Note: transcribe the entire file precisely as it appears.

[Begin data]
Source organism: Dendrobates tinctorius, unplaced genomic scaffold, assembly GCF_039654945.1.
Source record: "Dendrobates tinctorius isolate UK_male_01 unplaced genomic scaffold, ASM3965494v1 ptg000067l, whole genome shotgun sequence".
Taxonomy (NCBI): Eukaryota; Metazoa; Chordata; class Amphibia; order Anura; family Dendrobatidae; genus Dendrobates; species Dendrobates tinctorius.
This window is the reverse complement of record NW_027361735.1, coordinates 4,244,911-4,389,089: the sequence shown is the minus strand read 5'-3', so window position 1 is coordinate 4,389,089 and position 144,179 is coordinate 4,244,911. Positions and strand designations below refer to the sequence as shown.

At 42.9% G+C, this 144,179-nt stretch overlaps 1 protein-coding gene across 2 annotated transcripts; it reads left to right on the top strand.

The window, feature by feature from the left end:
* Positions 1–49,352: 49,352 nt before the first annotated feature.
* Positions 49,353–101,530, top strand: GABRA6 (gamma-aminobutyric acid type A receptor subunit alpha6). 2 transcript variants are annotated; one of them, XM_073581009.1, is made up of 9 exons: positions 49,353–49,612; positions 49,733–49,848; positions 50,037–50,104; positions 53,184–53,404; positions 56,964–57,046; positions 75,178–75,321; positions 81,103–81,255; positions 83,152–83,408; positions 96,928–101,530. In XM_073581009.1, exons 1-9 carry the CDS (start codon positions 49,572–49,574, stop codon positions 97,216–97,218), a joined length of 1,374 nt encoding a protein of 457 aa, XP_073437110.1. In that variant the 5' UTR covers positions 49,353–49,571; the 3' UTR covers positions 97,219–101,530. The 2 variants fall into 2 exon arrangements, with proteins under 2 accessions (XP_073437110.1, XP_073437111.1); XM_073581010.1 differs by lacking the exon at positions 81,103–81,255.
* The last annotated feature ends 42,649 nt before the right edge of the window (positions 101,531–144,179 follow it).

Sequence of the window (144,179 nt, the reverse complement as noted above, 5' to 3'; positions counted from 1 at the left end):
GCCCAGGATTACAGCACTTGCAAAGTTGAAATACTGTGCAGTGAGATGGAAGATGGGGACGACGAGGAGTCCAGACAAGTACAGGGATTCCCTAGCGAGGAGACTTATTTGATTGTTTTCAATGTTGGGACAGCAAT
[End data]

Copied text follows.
Source organism: Dendrobates tinctorius, unplaced genomic scaffold, assembly GCF_039654945.1.
Source record: "Dendrobates tinctorius isolate UK_male_01 unplaced genomic scaffold, ASM3965494v1 ptg000067l, whole genome shotgun sequence".
Taxonomy (NCBI): Eukaryota; Metazoa; Chordata; class Amphibia; order Anura; family Dendrobatidae; genus Dendrobates; species Dendrobates tinctorius.
This window is the reverse complement of record NW_027361735.1, coordinates 4,244,911-4,389,089: the sequence shown is the minus strand read 5'-3', so window position 1 is coordinate 4,389,089 and position 144,179 is coordinate 4,244,911. Positions and strand designations below refer to the sequence as shown.

At 42.9% G+C, this 144,179-nt stretch overlaps 1 protein-coding gene across 2 annotated transcripts; it reads left to right on the top strand.

The window, feature by feature from the left end:
* Positions 1–49,352: 49,352 nt before the first annotated feature.
* Positions 49,353–101,530, top strand: GABRA6 (gamma-aminobutyric acid type A receptor subunit alpha6). 2 transcript variants are annotated; one of them, XM_073581009.1, is made up of 9 exons: positions 49,353–49,612; positions 49,733–49,848; positions 50,037–50,104; positions 53,184–53,404; positions 56,964–57,046; positions 75,178–75,321; positions 81,103–81,255; positions 83,152–83,408; positions 96,928–101,530. In XM_073581009.1, exons 1-9 carry the CDS (start codon positions 49,572–49,574, stop codon positions 97,216–97,218), a joined length of 1,374 nt encoding a protein of 457 aa, XP_073437110.1. In that variant the 5' UTR covers positions 49,353–49,571; the 3' UTR covers positions 97,219–101,530. The 2 variants fall into 2 exon arrangements, with proteins under 2 accessions (XP_073437110.1, XP_073437111.1); XM_073581010.1 differs by lacking the exon at positions 81,103–81,255.
* The last annotated feature ends 42,649 nt before the right edge of the window (positions 101,531–144,179 follow it).

Sequence of the window (144,179 nt, the reverse complement as noted above, 5' to 3'; positions counted from 1 at the left end):
GCCCAGGATTACAGCACTTGCAAAGTTGAAATACTGTGCAGTGAGATGGAAGATGGGGACGACGAGGAGTCCAGACAAGTACAGGGATTCCCTAGCGAGGAGACTTATTTGATTGTTTTCAATGTTGGGACAGCAAT